The aura lingers...
Mammootty, one of the most popular heroes of Malayalam filmdom, has done more character roles than any other actor in the country. A chat with the actor who is eager to do more films in Tamil.
MAMMOOTTY, ONE of the icons of Malayalam cinema, has survived for over two decades in an industry where hits and misses at the box-office seal your fate every Friday. It hasn't been easy for Mammootty, though he can be slotted with the best in the world. He has done more characters than any other actor in India and has won international acclaim and three National Awards. As an actor, he has made a mark in Tamil with films like "Dalapathy", "Marumalarchi" and the recent "Anandam". Last week his "Karmegham" was released and people are talking about his one-man-show in the film. No matter what the quality of films he selects, whatever he touches always comes out right. In person, Mammootty is an interviewer's delight, easy going and has no hang-ups of a superstar. He attends to telephone calls himself, as he has no secretaries. He is passionate about cinema and is perhaps one of the most well informed stars on the nuances of film-making. Mammootty unwinds and talks about his passion. Excerpts:
You have managed to be on top for nearly two decades. What is the secret of your success?
There are no rules to survive in the film industry. I have never compromised on quality of a film that I have done, as I am sincere to my profession. I have consciously tried to pick out what would be the right kind of roles for me. I have always tried to re-invent myself for survival.
Have you also fallen into an `image trap' like other superstars? Is that the reason why your Malayalam film "Dubai" flopped?
I have tried to build an image of a good actor than falling into any traps. I can look back at all my films without wincing once or being embarrassed by any of my films. "Dubai" was a dud as the budget went haywire.
What is superstardom all about?
I would say that superstardom is a state as it is a big responsibility and at times a burden. The expectation from the audience becomes too high. But ultimately stardom is all about your last film's performance at the box-office. In simple terms, the audience gave preference to my films but there were no commitments from them. What an actor should do is to remain within the audience priority.
So the audience is of paramount importance and can make or mar the career of a star?
Absolutely. I have to live up to their expectations. When I do a film like "Phantom", the audience should feel that I am energetic and convincing.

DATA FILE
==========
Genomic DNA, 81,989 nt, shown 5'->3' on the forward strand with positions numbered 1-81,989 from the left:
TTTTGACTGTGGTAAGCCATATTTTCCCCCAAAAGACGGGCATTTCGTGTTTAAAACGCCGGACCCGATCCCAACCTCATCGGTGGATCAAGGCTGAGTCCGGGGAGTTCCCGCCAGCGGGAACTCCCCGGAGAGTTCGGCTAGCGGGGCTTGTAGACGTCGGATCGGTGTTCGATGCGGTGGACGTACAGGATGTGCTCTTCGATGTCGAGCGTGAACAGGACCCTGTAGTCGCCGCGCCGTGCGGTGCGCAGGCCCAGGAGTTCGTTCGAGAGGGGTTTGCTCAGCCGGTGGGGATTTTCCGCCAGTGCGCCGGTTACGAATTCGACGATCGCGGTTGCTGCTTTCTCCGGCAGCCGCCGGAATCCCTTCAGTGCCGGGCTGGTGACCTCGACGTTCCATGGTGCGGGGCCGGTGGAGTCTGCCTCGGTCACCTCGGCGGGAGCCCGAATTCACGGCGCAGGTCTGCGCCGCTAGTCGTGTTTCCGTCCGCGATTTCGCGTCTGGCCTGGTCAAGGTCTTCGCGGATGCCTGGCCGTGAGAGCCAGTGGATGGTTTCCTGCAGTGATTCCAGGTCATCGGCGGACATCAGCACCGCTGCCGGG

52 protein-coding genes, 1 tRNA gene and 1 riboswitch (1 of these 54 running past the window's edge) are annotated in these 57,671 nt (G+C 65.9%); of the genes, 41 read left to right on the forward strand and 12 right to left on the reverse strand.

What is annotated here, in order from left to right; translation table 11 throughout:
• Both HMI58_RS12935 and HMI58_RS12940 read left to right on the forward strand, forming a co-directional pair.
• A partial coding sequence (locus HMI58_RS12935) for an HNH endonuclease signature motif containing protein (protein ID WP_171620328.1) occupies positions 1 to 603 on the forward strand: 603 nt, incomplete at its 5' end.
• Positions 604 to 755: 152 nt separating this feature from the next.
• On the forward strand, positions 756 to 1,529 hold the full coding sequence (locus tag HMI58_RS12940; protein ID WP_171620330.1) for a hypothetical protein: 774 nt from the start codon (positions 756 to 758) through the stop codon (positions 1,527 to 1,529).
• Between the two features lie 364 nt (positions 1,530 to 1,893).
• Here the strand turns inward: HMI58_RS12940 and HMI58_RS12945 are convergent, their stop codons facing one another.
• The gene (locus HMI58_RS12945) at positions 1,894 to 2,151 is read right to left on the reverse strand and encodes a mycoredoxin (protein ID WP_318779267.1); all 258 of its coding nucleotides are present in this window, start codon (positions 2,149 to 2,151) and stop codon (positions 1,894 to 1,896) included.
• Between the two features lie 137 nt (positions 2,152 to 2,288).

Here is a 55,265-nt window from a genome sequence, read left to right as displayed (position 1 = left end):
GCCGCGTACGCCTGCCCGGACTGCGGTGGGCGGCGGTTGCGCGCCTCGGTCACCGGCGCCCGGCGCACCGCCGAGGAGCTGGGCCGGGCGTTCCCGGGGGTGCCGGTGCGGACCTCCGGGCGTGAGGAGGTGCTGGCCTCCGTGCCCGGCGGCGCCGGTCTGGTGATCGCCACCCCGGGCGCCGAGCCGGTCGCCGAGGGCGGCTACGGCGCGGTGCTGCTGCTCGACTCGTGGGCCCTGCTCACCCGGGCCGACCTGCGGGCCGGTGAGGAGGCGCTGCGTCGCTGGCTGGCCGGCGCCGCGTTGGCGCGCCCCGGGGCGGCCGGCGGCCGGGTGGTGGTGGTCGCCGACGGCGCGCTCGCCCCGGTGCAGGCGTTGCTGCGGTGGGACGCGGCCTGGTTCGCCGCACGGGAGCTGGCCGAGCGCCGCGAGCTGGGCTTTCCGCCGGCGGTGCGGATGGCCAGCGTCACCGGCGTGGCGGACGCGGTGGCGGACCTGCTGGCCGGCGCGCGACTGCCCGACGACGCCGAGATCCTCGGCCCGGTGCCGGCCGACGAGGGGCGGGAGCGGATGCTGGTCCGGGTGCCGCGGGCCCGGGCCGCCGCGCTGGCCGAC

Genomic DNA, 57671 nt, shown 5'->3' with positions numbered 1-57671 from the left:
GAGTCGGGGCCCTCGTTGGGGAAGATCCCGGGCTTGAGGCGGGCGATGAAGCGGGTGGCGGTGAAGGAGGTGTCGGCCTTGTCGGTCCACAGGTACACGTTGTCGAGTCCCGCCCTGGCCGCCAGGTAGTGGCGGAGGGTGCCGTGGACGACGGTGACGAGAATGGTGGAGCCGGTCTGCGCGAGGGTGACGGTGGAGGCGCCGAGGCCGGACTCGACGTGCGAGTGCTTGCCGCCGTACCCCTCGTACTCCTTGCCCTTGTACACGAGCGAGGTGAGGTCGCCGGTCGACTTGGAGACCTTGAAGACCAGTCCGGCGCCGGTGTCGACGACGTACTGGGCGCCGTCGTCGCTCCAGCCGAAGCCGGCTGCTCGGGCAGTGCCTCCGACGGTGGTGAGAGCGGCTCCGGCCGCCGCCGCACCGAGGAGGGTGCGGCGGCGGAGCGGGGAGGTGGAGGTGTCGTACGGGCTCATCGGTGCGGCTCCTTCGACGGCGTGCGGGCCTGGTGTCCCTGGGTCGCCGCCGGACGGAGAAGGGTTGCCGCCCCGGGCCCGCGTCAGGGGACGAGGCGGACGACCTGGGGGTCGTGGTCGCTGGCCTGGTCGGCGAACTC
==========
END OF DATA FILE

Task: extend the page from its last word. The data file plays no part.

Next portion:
Will you say that television has been responsible for the decline of mainstream commercial cinema?
It's like making mountains out of molehills. It is a natural phenomenon as even the socio-economic scene has changed. I believe that TV is a by-product of cinema. TV feeds on cinema for survival in India. So cinema is definitely bigger of the two and is everlasting. People should see TV not as a competitor to cinema but as a billboard. Today satellite rights revenue is a territory by itself and has opened a new market. I think both should co-exist.
Why have you moved over to Tamil films?
I have been around in Tamil for the last 12 years. Malayalam cinema is what made me and I will always be there. I am doing more Tamil films these days as a part of my re-invention. More story ideas emerge out of Tamil than in any other language. The culture varies from region to region here and Chennai is a huge melting pot of different cultures and traditions.
Tamil producers and young directors seem to be happy with the way you make films within reasonable budget. Please comment
I met a lot of young directors here with good ideas. All of us including the producer sit together and work out films within reasonable budget. My policy is let the producer complete and release the film. If he makes a profit, then all of us share it (laughs).
Is it true that "Karmegham" which carries excellent reports, was made with a very low budget?
We kept to the budget that the producer had and did not splash money on foreign locations or glitzy sets. We firmly believed that it is the story that is the king and if your content is rich then there is nothing to worry about. The film is doing well and is being appreciated. The idea is that nobody should lose money including the distributor and the exhibitor.
What are your forthcoming projects?
In Tamil I am doing a film "Satyamoorthi" where again the story is very interesting and we are trying to make the film keeping in mind the budget. In Malayalam I am doing two films "Chronic Bachelor" and "Pattalam".
Are you aiming for your fourth National award in Tamil?
It would be an honour to get a National Award in Tamil. I am game anyway to do serious and offbeat films in Tamil.
What is your long-term plan?
You mean my retirement? I will be around till my health permits. Till then I will be experimenting and re-inventing myself! (Laughs).
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